If Neighborhood Flix is an independent, high-end exemplar of the dinner-and-a-movie concept, then Movie Tavern — part of a multi-unit, food-and-movies chain out of Texas — is the McDonald's, Olive Garden and T.G.I. Friday's of the industry all rolled into one. While the basic idea of combining food and film is, in my opinion, a good one, the difference between these two enterprises is the difference between watching Independence Day and Close Encounters of the Third Kind. Both are movies, both concern aliens landing on Earth, but while Roland Emmerich's ugly violation of the War of the Worlds mythos was all sound, fury and exploding national landmarks, Spielberg's Close Encounters was somewhat more thoughtful, certainly quieter, and ended with a ray of hope for the future.
Movie Tavern? It's definitely the Independence Day in this analogy. The place is big, the menu is frightening, the theaters are loud and the screens always seem full of things blowing up. Fortunately, the waitresses work the floor through the entire movie, taking orders and delivering food and cocktails inside the theater. Unfortunately, the food is a nightmare of Philly cheesesteak wraps, "Ultimate Nachos," fish and chips, cheeseburgers, hot fudge sundaes and Southwest egg rolls that are like something squeezed out the back of an industrial food extruder with the dial jammed between Chinese and Mexican.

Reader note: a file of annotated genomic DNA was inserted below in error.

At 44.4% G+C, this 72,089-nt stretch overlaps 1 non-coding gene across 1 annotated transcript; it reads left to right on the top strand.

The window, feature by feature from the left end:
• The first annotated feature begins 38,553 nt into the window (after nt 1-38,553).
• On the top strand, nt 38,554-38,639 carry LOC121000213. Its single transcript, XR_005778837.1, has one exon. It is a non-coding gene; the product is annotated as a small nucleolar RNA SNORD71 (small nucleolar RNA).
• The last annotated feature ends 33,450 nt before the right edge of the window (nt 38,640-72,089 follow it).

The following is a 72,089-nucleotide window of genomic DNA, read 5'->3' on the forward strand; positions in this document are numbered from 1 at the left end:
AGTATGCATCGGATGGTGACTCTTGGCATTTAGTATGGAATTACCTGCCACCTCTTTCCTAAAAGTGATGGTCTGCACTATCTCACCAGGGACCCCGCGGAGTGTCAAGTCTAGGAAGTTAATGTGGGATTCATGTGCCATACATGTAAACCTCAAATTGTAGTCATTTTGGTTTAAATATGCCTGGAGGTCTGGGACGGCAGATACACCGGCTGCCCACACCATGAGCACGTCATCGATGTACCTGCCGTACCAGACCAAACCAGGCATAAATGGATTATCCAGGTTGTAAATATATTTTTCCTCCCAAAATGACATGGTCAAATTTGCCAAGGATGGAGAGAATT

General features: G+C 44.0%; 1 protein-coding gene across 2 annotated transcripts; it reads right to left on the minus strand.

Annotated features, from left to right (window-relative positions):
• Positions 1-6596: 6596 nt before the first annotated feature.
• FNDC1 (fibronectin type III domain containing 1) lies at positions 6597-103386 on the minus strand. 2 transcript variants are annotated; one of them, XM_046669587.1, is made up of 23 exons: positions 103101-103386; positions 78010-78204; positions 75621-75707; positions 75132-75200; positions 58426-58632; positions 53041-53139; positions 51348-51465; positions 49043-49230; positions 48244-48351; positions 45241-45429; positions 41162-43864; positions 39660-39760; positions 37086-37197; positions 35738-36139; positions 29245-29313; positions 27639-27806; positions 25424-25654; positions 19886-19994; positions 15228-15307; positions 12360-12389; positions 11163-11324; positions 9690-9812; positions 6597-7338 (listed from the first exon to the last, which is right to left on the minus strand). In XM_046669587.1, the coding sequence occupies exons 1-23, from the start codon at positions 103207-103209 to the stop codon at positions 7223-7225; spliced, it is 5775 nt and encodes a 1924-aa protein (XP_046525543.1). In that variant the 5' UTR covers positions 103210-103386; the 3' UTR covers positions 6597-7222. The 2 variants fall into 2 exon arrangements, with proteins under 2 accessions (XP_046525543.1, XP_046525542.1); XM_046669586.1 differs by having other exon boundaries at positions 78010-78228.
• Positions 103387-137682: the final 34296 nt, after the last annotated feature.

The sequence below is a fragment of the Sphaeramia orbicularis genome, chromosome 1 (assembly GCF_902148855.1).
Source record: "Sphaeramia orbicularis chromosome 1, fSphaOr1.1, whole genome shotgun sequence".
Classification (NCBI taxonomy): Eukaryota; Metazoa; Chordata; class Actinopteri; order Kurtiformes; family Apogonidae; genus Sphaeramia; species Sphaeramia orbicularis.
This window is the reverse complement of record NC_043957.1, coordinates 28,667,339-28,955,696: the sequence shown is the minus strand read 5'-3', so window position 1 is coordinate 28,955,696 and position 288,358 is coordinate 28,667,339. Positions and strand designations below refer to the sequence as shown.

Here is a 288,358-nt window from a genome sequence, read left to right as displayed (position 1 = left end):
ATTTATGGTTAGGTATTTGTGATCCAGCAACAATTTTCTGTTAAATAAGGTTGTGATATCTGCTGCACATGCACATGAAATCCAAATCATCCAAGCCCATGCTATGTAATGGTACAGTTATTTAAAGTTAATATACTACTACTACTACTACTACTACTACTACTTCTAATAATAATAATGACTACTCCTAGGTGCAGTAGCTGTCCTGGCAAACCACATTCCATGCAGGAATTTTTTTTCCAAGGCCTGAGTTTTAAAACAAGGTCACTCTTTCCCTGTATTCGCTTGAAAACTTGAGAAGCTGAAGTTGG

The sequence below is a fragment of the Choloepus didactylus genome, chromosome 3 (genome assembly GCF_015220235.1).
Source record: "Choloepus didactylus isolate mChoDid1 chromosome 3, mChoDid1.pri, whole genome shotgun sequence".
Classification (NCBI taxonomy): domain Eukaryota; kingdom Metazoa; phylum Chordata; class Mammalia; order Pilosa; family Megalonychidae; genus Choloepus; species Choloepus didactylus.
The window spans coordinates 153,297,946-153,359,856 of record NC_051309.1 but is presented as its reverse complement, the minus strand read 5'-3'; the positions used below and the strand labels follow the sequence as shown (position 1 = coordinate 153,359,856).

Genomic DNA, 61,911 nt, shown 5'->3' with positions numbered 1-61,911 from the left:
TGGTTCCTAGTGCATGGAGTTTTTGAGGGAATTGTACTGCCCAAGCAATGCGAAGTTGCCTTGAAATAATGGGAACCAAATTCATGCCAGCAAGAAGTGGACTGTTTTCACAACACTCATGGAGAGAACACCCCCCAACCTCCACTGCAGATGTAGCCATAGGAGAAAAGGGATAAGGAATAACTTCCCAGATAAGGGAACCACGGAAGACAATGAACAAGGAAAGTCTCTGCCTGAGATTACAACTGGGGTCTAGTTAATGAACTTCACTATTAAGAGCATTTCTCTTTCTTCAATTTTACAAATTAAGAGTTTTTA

Movie Tavern also offers mac-and-cheese, but unlike the decent, restrained version made at the Flix, this tasted like out-of-the-box Kraft heated in a microwave. And though I do like the theaters at Movie Tavern (which have comfortable seats set along a counter and plenty of space for the waitresses to move around, as though they're just at a bar with a really, really big-screen TV), the kitchen operation is harder to stomach. I poked my head in after a movie and was terrified by the number of fryers inside. While the cooks at Neighborhood Flix manage to execute James Mazzio's excellent menu with nothing more than a standard (and rather small) galley setup, the kitchen at Movie Tavern looks like something off an aircraft carrier: huge and gray and laid out with an eye toward nothing more than pumping out as much fried food as possible in the shortest amount of time.
18605 East Hampden Avenue, Aurora
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